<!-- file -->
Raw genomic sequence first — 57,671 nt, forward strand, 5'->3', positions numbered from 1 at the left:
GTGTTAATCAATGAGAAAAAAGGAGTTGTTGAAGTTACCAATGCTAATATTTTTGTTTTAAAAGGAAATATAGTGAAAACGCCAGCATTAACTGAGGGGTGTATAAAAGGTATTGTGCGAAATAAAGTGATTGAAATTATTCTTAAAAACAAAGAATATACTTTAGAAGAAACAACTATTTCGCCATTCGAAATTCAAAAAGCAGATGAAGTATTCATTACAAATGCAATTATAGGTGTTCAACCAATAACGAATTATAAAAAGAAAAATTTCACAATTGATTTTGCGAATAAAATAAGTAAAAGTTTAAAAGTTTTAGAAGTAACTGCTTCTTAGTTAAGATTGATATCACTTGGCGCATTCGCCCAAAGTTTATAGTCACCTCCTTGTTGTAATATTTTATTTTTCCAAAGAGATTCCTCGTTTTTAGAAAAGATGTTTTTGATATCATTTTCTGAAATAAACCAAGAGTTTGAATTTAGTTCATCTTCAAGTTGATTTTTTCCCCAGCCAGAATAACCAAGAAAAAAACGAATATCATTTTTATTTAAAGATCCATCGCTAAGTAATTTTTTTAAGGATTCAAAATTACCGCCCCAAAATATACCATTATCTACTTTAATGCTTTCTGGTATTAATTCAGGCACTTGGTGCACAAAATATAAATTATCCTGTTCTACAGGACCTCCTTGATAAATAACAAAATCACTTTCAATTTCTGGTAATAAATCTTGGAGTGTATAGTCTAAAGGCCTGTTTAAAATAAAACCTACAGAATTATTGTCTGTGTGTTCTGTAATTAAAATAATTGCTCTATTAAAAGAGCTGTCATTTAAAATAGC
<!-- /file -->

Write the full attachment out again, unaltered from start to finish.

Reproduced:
Raw genomic sequence first — 57,671 nt, forward strand, 5'->3', positions numbered from 1 at the left:
GTGTTAATCAATGAGAAAAAAGGAGTTGTTGAAGTTACCAATGCTAATATTTTTGTTTTAAAAGGAAATATAGTGAAAACGCCAGCATTAACTGAGGGGTGTATAAAAGGTATTGTGCGAAATAAAGTGATTGAAATTATTCTTAAAAACAAAGAATATACTTTAGAAGAAACAACTATTTCGCCATTCGAAATTCAAAAAGCAGATGAAGTATTCATTACAAATGCAATTATAGGTGTTCAACCAATAACGAATTATAAAAAGAAAAATTTCACAATTGATTTTGCGAATAAAATAAGTAAAAGTTTAAAAGTTTTAGAAGTAACTGCTTCTTAGTTAAGATTGATATCACTTGGCGCATTCGCCCAAAGTTTATAGTCACCTCCTTGTTGTAATATTTTATTTTTCCAAAGAGATTCCTCGTTTTTAGAAAAGATGTTTTTGATATCATTTTCTGAAATAAACCAAGAGTTTGAATTTAGTTCATCTTCAAGTTGATTTTTTCCCCAGCCAGAATAACCAAGAAAAAAACGAATATCATTTTTATTTAAAGATCCATCGCTAAGTAATTTTTTTAAGGATTCAAAATTACCGCCCCAAAATATACCATTATCTACTTTAATGCTTTCTGGTATTAATTCAGGCACTTGGTGCACAAAATATAAATTATCCTGTTCTACAGGACCTCCTTGATAAATAACAAAATCACTTTCAATTTCTGGTAATAAATCTTGGAGTGTATAGTCTAAAGGCCTGTTTAAAATAAAACCTACAGAATTATTGTCTGTGTGTTCTGTAATTAAAATAATTGCTCTATTAAAAGAGCTGTCATTTAAAATAGC